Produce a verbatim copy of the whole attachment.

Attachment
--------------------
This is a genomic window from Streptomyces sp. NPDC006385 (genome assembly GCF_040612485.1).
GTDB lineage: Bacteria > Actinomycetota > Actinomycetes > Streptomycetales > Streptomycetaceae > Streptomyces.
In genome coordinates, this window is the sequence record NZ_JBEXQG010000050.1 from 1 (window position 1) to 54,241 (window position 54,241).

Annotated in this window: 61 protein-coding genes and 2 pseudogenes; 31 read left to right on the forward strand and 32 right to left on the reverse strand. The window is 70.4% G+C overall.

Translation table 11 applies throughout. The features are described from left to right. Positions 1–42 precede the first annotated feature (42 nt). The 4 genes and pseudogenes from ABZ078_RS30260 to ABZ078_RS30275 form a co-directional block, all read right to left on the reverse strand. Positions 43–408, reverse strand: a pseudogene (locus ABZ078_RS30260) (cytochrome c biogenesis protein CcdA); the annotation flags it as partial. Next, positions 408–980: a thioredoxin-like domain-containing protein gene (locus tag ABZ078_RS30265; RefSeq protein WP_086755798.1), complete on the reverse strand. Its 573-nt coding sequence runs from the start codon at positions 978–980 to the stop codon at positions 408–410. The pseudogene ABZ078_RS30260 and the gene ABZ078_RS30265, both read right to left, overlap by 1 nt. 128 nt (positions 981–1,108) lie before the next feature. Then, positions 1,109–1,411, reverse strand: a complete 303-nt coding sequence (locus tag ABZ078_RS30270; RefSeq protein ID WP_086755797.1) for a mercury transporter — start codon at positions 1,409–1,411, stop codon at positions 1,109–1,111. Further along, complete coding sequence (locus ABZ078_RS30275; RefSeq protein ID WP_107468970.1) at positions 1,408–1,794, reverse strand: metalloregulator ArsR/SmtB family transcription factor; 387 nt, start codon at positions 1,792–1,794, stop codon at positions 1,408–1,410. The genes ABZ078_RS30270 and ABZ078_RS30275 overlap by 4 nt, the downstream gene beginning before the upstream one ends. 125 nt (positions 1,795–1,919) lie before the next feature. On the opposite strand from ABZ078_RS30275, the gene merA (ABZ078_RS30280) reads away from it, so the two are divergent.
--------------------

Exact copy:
This is a genomic window from Streptomyces sp. NPDC006385 (genome assembly GCF_040612485.1).
GTDB lineage: Bacteria > Actinomycetota > Actinomycetes > Streptomycetales > Streptomycetaceae > Streptomyces.
In genome coordinates, this window is the sequence record NZ_JBEXQG010000050.1 from 1 (window position 1) to 54,241 (window position 54,241).

Annotated in this window: 61 protein-coding genes and 2 pseudogenes; 31 read left to right on the forward strand and 32 right to left on the reverse strand. The window is 70.4% G+C overall.

Translation table 11 applies throughout. The features are described from left to right. Positions 1–42 precede the first annotated feature (42 nt). The 4 genes and pseudogenes from ABZ078_RS30260 to ABZ078_RS30275 form a co-directional block, all read right to left on the reverse strand. Positions 43–408, reverse strand: a pseudogene (locus ABZ078_RS30260) (cytochrome c biogenesis protein CcdA); the annotation flags it as partial. Next, positions 408–980: a thioredoxin-like domain-containing protein gene (locus tag ABZ078_RS30265; RefSeq protein WP_086755798.1), complete on the reverse strand. Its 573-nt coding sequence runs from the start codon at positions 978–980 to the stop codon at positions 408–410. The pseudogene ABZ078_RS30260 and the gene ABZ078_RS30265, both read right to left, overlap by 1 nt. 128 nt (positions 981–1,108) lie before the next feature. Then, positions 1,109–1,411, reverse strand: a complete 303-nt coding sequence (locus tag ABZ078_RS30270; RefSeq protein ID WP_086755797.1) for a mercury transporter — start codon at positions 1,409–1,411, stop codon at positions 1,109–1,111. Further along, complete coding sequence (locus ABZ078_RS30275; RefSeq protein ID WP_107468970.1) at positions 1,408–1,794, reverse strand: metalloregulator ArsR/SmtB family transcription factor; 387 nt, start codon at positions 1,792–1,794, stop codon at positions 1,408–1,410. The genes ABZ078_RS30270 and ABZ078_RS30275 overlap by 4 nt, the downstream gene beginning before the upstream one ends. 125 nt (positions 1,795–1,919) lie before the next feature. On the opposite strand from ABZ078_RS30275, the gene merA (ABZ078_RS30280) reads away from it, so the two are divergent.